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Large Scale JavaScript Applications

Large Scale JavaScript Applications

Slides of my talk about large scale JS applications

Alexander Beletsky

May 12, 2012

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  1. Big Credits to: Addy Osmani Addy Osmani is a rebel

    JavaScript blogger, speaker and a UI Developer for AOL (yes, we're still around!). He is also a member of the jQuery [Bug Triage/Docs/Front-end] teams where he assists with bugs, documentation and developer evangelism. His recent open-source projects include TodoMVC, which helps developers compare JavaScript MVC frameworks. For more on Addy’s work, check out his official website AddyOsmani.com for tutorials and magazines such as .net for his thoughts and commentaries on the state of the web.
  2. Early JavaScript application • Mainly for web design • Copy/Paste

    pattern commonly used • Very poor browser support • Lack of “community” knowledge base • Low performace
  3. Modern JavaScript application • AJAX era started • Adoption and

    respect by masses • Huge improvement on standard and vendors • Performance boosted • New web assembly language • Expertice & Best practices
  4. “Modern web apps tend to be more (or equaly) complex

    on front end rather on back end”
  5. What is Large scale app? “In my view, large-scale JavaScript

    apps are non- trivial applications requiring significant developer effort to maintain, where most heavy lifting of data manipulation and display falls to the browser.” - Addy Osmani
  6. Namespace pattern “Namespacing is a technique employed to avoid collisions

    with other objects or variables in the global namespace” Goal: avoid names collision and provide facilities to organize blocks of functionality into easily managable groups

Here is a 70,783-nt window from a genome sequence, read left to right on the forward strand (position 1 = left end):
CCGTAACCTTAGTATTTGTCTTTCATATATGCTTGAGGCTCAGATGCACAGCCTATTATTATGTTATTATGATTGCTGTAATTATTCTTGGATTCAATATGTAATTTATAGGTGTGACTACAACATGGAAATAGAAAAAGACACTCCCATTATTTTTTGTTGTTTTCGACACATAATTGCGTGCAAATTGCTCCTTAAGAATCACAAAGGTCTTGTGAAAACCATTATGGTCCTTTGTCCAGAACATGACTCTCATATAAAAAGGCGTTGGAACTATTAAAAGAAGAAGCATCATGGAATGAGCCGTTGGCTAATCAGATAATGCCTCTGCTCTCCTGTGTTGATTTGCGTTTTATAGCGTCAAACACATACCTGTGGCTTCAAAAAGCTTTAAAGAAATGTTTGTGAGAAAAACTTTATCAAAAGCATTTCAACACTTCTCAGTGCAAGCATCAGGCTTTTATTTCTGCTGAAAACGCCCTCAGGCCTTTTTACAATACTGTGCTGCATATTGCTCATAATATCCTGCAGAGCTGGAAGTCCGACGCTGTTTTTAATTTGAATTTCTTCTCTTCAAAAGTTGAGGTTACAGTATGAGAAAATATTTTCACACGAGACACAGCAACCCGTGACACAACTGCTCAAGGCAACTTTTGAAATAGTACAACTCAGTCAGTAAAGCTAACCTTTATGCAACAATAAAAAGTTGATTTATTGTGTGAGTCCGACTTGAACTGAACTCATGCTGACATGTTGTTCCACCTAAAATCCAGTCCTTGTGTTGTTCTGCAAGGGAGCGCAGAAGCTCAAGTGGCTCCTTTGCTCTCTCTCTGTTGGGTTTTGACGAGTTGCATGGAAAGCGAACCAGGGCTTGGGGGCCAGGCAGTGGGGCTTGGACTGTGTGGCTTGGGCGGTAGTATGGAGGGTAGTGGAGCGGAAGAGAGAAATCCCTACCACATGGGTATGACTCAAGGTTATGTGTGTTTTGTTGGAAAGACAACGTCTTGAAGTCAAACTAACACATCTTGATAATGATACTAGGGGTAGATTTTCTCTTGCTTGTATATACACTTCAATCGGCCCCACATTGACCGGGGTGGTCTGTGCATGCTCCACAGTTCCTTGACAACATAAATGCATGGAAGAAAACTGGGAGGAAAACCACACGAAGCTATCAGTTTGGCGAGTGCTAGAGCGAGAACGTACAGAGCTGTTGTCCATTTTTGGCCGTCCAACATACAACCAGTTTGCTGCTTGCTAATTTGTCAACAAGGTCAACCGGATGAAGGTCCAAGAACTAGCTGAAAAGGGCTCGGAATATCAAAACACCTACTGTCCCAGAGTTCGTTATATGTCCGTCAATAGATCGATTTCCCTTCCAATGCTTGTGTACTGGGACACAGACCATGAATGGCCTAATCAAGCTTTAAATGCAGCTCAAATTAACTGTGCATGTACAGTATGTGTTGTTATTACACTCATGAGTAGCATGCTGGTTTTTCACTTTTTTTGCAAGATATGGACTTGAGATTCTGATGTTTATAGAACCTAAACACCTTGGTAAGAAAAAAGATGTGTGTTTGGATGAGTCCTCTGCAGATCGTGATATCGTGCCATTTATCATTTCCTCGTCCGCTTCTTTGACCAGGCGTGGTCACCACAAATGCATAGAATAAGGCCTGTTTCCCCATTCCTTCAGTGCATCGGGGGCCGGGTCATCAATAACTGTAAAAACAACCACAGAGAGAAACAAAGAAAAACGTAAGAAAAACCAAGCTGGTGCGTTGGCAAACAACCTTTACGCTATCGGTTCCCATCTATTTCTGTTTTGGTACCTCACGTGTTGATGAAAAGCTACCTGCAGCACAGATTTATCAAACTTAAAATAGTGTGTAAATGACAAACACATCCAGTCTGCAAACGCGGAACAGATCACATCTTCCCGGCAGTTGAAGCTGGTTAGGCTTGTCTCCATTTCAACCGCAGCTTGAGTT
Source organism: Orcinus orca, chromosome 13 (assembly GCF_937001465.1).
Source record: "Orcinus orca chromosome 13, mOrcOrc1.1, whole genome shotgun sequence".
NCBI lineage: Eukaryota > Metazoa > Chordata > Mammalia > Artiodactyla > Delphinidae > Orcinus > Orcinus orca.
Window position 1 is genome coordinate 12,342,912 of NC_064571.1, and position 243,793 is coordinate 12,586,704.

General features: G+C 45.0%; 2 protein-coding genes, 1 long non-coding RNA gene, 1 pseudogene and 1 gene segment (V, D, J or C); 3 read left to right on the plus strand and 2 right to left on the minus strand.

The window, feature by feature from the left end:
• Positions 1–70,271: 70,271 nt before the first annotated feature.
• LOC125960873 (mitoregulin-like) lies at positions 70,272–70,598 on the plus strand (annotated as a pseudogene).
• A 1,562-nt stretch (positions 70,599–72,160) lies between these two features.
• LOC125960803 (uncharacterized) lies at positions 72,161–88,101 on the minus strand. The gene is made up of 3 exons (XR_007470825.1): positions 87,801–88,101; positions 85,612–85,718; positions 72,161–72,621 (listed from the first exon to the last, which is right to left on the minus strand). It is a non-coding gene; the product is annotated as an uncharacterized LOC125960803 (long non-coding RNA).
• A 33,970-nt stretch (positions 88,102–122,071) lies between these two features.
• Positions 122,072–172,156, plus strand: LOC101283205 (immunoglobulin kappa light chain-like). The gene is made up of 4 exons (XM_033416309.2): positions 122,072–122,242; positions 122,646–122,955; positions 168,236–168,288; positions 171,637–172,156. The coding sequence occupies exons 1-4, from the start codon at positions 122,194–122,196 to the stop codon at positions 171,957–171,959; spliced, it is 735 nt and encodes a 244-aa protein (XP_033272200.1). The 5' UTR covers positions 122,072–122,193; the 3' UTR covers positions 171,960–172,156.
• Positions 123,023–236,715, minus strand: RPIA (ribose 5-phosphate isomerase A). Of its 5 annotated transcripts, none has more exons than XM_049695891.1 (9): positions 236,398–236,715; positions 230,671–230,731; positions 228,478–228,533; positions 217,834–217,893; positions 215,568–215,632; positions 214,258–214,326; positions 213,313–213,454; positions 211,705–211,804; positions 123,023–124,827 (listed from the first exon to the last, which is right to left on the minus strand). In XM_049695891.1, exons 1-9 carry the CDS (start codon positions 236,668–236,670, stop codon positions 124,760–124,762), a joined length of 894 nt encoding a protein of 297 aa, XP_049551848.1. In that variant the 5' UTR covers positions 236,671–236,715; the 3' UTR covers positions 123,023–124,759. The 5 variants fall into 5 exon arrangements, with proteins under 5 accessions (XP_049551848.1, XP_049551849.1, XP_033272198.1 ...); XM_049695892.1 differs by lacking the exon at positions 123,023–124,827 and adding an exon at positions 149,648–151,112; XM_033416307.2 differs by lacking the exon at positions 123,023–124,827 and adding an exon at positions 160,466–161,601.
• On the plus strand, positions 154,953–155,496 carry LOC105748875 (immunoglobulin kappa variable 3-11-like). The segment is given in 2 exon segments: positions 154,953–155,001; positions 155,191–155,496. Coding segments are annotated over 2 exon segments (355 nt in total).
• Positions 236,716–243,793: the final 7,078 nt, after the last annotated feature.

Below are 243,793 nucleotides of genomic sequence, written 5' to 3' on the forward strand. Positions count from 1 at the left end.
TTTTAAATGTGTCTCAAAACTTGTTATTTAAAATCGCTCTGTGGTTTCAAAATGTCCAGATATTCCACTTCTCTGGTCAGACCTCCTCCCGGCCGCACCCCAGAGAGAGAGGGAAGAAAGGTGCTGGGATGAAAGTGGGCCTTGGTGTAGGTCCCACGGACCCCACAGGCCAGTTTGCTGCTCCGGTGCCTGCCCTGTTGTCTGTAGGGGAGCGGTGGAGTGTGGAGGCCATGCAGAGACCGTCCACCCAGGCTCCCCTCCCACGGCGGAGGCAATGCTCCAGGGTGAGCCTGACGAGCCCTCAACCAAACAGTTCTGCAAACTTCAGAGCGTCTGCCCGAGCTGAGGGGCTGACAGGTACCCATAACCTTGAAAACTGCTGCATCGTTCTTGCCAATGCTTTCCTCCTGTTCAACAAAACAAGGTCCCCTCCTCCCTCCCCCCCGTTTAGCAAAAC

7. Module pattern “The module pattern is a popular design that

    pattern that encapsulates 'privacy', state and organization using closures” Goal: It provides a way of wrapping a mix of public and private methods and variables, protecting pieces from leaking into the global scope and accidentally colliding with another developer's interface
  8. Facade pattern “ The facade pattern provides a convenient higher-level

    interface to a larger body of code, hiding its true underlying complexity. Think of it as simplifying the API being presented to other developers” Goal: to hide implementation-specific details about a body of functionality contained in individual modules. The implementation of a module can change without the clients really even knowing about it.
  9. Mediator pattern “ The mediator is a behavioral design pattern

    that allows us to expose a unified interface through which the different parts of a system may communicate” Goal: promotes loose coupling by ensuring that instead of components referring to each other explicitly, their interaction is handled through this central point. This can help us decouple systems and improve the potential for component reusability.
  10. Observer pattern “ The Observer is a design pattern which

    allows an object (known as a subscriber) to watch another object (the publisher), where we provide a means for the subscriber and publisher form a listen and broadcast relationship” Goal: the promotion of loose coupling. Rather than single objects calling on the methods of other objects directly, they instead subscribe to a specific task or activity of another object and are notified when it occurs.
  11. Proposed Architecture Module Facade Mediator RequireJS AMD • Loosely coupled

    • Broken into independent modules • Flexible (framework agnostic)
  12. Further reading: • Learning JavaScript Design Patterns http://addyosmani.com/resources/essentialjsdesignpatterns/book/ • Patterns

    For Large-Scale JavaScript Application Architecture http://addyosmani.com/largescalejavascript • Writing Modular JavaScript With AMD, CommonJS & ES Harmony http://addyosmani.com/writing-modular-js/ • Scalable JavaScript Application Architecture http://www.youtube.com/watch?v=vXjVFPosQHw&feature=youtu.be